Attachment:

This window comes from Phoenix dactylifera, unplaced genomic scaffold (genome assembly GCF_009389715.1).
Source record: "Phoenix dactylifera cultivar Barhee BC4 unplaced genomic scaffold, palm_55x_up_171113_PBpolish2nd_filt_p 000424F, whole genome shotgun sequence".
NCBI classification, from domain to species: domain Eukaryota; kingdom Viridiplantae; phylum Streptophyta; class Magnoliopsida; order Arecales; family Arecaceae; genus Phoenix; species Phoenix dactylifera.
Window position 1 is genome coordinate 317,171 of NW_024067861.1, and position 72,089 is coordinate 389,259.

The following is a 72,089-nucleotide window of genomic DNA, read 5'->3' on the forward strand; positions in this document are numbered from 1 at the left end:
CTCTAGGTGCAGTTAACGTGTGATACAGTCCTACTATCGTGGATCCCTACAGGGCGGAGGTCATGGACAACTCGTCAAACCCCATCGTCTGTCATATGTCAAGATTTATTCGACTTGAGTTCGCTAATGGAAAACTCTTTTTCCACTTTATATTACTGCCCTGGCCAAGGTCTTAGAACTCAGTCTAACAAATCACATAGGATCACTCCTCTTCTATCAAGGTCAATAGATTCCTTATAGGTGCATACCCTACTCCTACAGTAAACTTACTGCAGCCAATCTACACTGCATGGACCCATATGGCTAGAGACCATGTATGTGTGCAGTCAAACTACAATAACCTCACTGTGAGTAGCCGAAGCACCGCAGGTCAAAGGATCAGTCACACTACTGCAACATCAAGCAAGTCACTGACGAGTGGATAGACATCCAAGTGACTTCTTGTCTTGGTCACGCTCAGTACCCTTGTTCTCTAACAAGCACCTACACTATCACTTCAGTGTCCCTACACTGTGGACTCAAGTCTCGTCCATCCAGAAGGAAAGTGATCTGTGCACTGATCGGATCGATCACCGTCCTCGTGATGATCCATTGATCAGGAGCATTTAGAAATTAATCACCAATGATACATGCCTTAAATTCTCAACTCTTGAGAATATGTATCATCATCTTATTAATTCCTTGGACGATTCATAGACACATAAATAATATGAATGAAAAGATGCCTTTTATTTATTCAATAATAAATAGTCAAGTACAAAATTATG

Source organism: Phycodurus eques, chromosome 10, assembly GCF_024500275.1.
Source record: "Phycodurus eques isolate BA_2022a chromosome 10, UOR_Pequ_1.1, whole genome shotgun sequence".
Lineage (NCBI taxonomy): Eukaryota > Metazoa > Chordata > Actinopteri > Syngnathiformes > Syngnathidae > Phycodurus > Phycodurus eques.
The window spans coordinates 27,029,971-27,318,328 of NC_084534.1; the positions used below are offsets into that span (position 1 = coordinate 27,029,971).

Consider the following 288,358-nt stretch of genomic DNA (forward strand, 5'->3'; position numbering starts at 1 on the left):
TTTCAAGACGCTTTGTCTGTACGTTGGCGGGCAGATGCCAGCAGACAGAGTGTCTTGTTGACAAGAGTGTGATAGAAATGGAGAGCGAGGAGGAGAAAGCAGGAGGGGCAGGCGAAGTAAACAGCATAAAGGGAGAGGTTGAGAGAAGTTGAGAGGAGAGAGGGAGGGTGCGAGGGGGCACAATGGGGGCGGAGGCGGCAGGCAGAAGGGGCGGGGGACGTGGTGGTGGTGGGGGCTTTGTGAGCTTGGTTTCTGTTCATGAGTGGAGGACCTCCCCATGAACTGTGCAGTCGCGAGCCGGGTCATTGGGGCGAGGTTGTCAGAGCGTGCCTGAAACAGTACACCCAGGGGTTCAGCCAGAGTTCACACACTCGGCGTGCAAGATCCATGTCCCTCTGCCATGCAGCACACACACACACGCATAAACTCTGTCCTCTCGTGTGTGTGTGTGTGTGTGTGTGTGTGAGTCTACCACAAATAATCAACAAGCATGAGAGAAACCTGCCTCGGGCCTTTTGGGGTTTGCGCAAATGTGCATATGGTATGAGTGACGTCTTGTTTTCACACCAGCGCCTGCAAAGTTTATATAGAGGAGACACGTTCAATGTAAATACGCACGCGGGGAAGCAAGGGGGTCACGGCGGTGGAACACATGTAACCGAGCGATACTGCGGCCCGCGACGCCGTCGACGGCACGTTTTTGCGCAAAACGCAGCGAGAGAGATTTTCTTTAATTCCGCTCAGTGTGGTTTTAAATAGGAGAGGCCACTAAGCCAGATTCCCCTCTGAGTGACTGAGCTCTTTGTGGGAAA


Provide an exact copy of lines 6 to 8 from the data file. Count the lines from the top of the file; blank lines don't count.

CTCTAGGTGCAGTTAACGTGTGATACAGTCCTACTATCGTGGATCCCTACAGGGCGGAGGTCATGGACAACTCGTCAAACCCCATCGTCTGTCATATGTCAAGATTTATTCGACTTGAGTTCGCTAATGGAAAACTCTTTTTCCACTTTATATTACTGCCCTGGCCAAGGTCTTAGAACTCAGTCTAACAAATCACATAGGATCACTCCTCTTCTATCAAGGTCAATAGATTCCTTATAGGTGCATACCCTACTCCTACAGTAAACTTACTGCAGCCAATCTACACTGCATGGACCCATATGGCTAGAGACCATGTATGTGTGCAGTCAAACTACAATAACCTCACTGTGAGTAGCCGAAGCACCGCAGGTCAAAGGATCAGTCACACTACTGCAACATCAAGCAAGTCACTGACGAGTGGATAGACATCCAAGTGACTTCTTGTCTTGGTCACGCTCAGTACCCTTGTTCTCTAACAAGCACCTACACTATCACTTCAGTGTCCCTACACTGTGGACTCAAGTCTCGTCCATCCAGAAGGAAAGTGATCTGTGCACTGATCGGATCGATCACCGTCCTCGTGATGATCCATTGATCAGGAGCATTTAGAAATTAATCACCAATGATACATGCCTTAAATTCTCAACTCTTGAGAATATGTATCATCATCTTATTAATTCCTTGGACGATTCATAGACACATAAATAATATGAATGAAAAGATGCCTTTTATTTATTCAATAATAAATAGTCAAGTACAAAATTATG

Source organism: Phycodurus eques, chromosome 10, assembly GCF_024500275.1.
Source record: "Phycodurus eques isolate BA_2022a chromosome 10, UOR_Pequ_1.1, whole genome shotgun sequence".